How To Enroll In Medicare Part B While Living Overseas

You have to do it, or you get penalized for the rest of your life!

You probably know that Medicare is a federal health insurance plan for people who are age 65 or older. Medicare has four parts—A, B, C, and D. Part A is free for people with social security benefits, and helps pay for inpatient hospital care.  Under the vast majority of circumstances, most of the time, Medicare will not be available to cover medical expenses when living outside the U.S.

Part B helps pay for doctors’ services and outpatient care.  It is voluntary. Sort of. If a person chooses not to enroll when first eligible, the premiums are increased permanently by 10 percent based on the number of 12 month periods the person went without coverage.

I recently wrote to the Centers for Medicare and Medicaid Service to find out the rules regarding Part B enrollment in the case of U.S. citizens who reside outside the United States.

Those eligible for premium free Part A (based on their or their spouse’s work record), are also eligible to sign up for Part B during an initial enrollment period, three months before and after the person turns 65, no matter where the person lives.

If a person does not qualify for premium-free part A, and lives overseas, then that person must return to the U.S. to gain eligibility.  No penalty applies in those cases.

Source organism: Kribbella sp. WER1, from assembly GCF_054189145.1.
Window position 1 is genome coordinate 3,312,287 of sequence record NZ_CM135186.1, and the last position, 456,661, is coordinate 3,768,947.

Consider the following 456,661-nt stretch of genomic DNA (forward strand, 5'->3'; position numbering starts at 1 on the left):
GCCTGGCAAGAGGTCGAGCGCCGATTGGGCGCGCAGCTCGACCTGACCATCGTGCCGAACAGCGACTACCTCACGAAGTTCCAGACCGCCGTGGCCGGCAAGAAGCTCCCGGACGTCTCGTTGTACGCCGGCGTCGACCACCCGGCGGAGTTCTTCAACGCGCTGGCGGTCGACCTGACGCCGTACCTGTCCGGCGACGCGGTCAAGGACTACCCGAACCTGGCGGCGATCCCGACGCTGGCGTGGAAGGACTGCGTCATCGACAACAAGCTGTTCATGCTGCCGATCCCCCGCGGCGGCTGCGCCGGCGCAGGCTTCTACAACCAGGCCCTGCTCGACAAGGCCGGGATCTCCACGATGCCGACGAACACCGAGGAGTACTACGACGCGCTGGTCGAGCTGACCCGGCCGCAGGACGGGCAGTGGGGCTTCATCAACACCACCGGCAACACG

Those who were eligible to sign up for Part B but did not do so, must wait for a future regular enrollment period.  They happen every January 1 through March 31, but remember that the premium will be higher than it would have initially been if you had signed up when you were supposed to.

If you still work and are covered by an employer provided or national health plan (like IMSS) you are able to delay Part B enrollment until you are no longer covered.  Since Seguro Popular is not employer based, you may not be able to count on it as a health plan that allows you to delay penalty free Part B enrollment.

It turns my stomach to pay a premium for coverage that could be useless where one resides.  On the low end, it could be over $1400 per year, and in my book, that’s quite a few tortillas.  Medicare choices are critically important. They mean thousands of dollars of premiums, or the peace of mind of having stateside outpatient coverage.  Don’t leave the choice to chance!

Orlando Gotay is a California licensed tax attorney (with a Master of Laws in Taxation) admitted to practice before the IRS, the U.S. Tax Court and other taxing agencies.  His love of things Mexican has led him to devote part of his practice to the tax matters of U.S. expats in Mexico.  He can be reached at